Use redirection, for example:
ping 192.168.1.1 -t > filename.txt
This will redirect all (standard) output from the program into
filename.txt, which will be created if it doesn’t exist and overwritten if it does.
You can use
>> instead of
> to redirect the output to a file and append the results to the end of the file, instead of overwriting (with thanks to @Jane T for the reminder).
Note that you will not receive the normal on-screen output if you do this.
Update in response to comment
To delay between pings and record the time of each, you can do some scripting.
Here is a quick Windows batch file I’ve thrown together. It prints the time, pings Google, then waits for 3 seconds before repeating itself. I’m not a batch file expert so if anyone spots any problems please flag them up! And this probably isn’t the “best” way to achieve what you are after – that might make for a separate question really.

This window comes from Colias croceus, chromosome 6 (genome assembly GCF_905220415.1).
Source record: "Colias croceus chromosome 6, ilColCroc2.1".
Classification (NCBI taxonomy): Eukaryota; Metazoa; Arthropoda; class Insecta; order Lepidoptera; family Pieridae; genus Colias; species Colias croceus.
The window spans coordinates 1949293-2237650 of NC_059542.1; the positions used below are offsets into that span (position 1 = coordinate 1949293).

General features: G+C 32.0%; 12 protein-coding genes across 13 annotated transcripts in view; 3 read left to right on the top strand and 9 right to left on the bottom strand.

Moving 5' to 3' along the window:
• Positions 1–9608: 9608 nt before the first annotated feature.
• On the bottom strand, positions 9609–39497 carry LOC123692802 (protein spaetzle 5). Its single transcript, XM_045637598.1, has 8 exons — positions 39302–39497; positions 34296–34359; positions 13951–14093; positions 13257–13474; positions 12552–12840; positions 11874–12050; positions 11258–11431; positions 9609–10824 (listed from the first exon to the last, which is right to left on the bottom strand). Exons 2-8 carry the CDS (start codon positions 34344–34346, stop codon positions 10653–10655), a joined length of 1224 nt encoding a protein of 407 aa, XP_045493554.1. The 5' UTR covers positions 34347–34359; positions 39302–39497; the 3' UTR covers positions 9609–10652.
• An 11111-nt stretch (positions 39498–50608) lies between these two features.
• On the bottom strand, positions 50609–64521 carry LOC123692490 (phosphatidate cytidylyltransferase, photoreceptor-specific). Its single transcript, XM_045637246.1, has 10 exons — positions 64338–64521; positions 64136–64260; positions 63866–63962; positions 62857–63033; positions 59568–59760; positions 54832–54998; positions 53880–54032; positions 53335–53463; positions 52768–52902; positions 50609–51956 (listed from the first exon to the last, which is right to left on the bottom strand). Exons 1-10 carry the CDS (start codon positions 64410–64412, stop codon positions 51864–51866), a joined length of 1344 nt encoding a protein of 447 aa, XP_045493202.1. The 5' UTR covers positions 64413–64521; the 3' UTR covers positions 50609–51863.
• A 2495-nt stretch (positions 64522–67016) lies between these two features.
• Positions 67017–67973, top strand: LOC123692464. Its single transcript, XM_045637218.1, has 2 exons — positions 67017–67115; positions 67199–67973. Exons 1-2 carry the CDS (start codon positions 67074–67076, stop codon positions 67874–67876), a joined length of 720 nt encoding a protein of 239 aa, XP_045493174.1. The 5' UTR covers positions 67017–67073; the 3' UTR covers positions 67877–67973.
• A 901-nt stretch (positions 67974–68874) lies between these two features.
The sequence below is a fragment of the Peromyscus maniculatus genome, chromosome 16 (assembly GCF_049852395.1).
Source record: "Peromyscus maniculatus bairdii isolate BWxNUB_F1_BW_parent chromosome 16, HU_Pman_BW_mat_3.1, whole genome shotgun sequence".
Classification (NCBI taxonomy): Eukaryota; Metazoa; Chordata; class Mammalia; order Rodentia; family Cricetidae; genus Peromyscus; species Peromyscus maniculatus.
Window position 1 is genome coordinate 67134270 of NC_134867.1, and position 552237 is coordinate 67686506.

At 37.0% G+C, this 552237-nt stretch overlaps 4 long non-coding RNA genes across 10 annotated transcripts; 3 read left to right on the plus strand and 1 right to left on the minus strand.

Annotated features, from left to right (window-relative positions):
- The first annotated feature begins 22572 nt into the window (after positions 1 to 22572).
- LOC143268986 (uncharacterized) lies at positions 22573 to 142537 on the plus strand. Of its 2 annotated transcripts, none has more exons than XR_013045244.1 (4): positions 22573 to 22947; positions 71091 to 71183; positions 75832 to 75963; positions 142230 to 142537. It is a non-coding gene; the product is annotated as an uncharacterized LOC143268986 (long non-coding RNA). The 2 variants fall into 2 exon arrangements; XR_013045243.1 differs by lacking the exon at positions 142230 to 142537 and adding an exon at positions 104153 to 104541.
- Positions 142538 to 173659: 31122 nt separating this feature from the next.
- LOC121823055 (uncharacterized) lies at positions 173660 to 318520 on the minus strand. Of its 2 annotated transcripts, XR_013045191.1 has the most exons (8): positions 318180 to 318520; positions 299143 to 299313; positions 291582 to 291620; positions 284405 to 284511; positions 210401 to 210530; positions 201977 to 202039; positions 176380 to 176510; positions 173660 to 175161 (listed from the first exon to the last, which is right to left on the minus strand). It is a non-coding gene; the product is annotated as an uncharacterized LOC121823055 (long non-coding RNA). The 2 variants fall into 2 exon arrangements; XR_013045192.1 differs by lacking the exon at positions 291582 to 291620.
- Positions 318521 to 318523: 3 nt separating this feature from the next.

ping www.google.com -n 4
sleep -m 3000
Save this in a
.bat file somewhere, edit the ping target and delay time as you need it, then run the
.bat using redirection to pump the output of the whole thing to a file. You may need to replace the
sleep -m 3000 command with
timeout /T 3 depending on your Windows version.
Note that this batch file never ends, but can be terminated by Ctrl + C and then Y if run from
cmd. (You must press Y because it asks if you want to stop the batch file – even though you cannot see the question because you’ve redirected the output!)